Arizona Cardinals  

 

Despite offseason of change, Cardinals feel they're built to adapt

  • By Vic Carucci NFL.com
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They're all gone: Kurt Warner, Anquan Boldin, Karlos Dansby, Antrel Rolle, Bertrand Berry, Neil Rackers.

So much experience. So much contribution to two division titles and a conference championship. So much familiarity.

A dramatic overhaul -- brought on by retirement, trade, and free-agent departures -- has left the Arizona Cardinals almost unrecognizable.

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Whether it has rendered them uncompetitive won't be known for several months, but in the meantime it's certainly a question worth examining.

Not surprisingly, coach Ken Whisenhunt is bullish about his team's chances this season. Yet, when he talks about the positive direction he feels the Cardinals are headed, it doesn't sound so much like bravado. He insists they're prepared for this transition.

"It never is easy when you lose talented players like we've lost," Whisenhunt said. "But we also feel, much like when Anquan has missed games for us and (fourth-year receiver) Steve Breaston and (third-year receiver) Early Doucet have stepped up and played well, we're in a much better position to be able to have guys step in there and play. And hopefully that's what works for us."

Hopefully.

The Cardinals could end up with as many as nine new starters -- five on defense and four on offense. Considering that one of those spots is quarterback, where Warner had performed at an elite level until he retired, there is reason to at least wonder exactly how much hope there should be for the team to win a third consecutive NFC West crown.

With only 17 starts in four seasons, Matt Leinart has plenty to prove. Whisenhunt and the rest of the Cardinals' brass have expressed confidence that he can handle the job, even if that didn't stop them from expressing interest in San Diego Chargers backup Charlie Whitehurst before he was traded to division-rival Seattle and eventually adding veteran Derek Anderson.

If the Cardinals are to remain a contender, Leinart can't waste any time showing that he has what it takes to lead one of the NFL's more prolific passing attacks. He also must receive considerable help from his supporting cast. From the moment Whisenhunt took over as coach in 2007, he and the rest of the decision-makers in Arizona have made putting together a roster of players who could consistently pick up the slack for each other a top priority.

"Since we've been (in Arizona), one of the things that we've built the team to do is go through change," Whisenhunt said. "As you're starting a program out, if you're going to be successful, you're going to have a mix of older and younger players. You're going to have some players that you bring in that are in the latter part of their career that can provide leadership, can provide that guidance that you need to help build a team. And as those years progress, their effectiveness is going to diminish and your younger guys, you're going to have to develop.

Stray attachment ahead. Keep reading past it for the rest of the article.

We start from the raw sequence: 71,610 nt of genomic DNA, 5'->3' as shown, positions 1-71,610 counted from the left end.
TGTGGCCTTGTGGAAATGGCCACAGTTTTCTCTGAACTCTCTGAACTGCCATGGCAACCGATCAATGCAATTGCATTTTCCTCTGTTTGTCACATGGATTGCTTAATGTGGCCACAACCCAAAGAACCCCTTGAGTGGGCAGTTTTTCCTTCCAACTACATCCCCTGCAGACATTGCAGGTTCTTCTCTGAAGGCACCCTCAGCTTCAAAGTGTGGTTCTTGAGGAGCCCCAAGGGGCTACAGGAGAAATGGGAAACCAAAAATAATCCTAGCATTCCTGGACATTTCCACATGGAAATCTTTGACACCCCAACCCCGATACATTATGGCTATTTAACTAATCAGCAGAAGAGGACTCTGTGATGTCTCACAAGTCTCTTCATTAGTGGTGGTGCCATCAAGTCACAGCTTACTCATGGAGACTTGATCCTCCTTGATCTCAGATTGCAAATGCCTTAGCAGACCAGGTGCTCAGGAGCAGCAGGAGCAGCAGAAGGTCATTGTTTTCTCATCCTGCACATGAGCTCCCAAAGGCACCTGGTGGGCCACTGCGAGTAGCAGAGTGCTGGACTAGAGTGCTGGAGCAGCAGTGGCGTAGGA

"I think that, if you look at where we are as a football team right now, we've developed a lot of young players that have played well for us."

Examples that Whisenhunt cites besides Breaston and Doucet are third-year running back Tim Hightower, third-year defensive end Calais Campbell, second-year cornerback Greg Toler and third-year cornerback Dominique Rodgers-Cromartie.

The Cardinals used free agency to add some much-needed experience in 13th-year guard Alan Faneca, 12th-year outside linebacker Joey Porter, 10th-year kicker Jay Feely, and traded for sixth-year safety Kerry Rhodes. They also looked to plug some key holes in the draft by using their first-round pick on Tennessee nose tackle Dan Williams and a second-round choice on TCU linebacker Daryl Washington.

"But we're a lot better from a standpoint of a core group of guys," Whisenhunt said.

He's reminded of that each time he walks through the locker room during the offseason and sees 10 or 15 of his younger players on hand for workouts. He becomes even more convinced of their ability to make a strong contribution when he sees how well they work together on the field in non-contact practices.

"I think that we put a lot of time and effort in to try to build a team that can be consistent," Whisenhunt said. "I'm proud of our players and how much they've grown. I'm proud of the success that we've had with the draft and even (with) some of the free agents that we've signed. You want to see that continue. You want to see your younger guys play well. I want to see Matt Leinart do well at quarterback. I want to see (second-year running back) Beanie Wells continue to grow and develop at that position.

"You do have a lot invested in it, so it is exciting to want to see your young players step up and play well."

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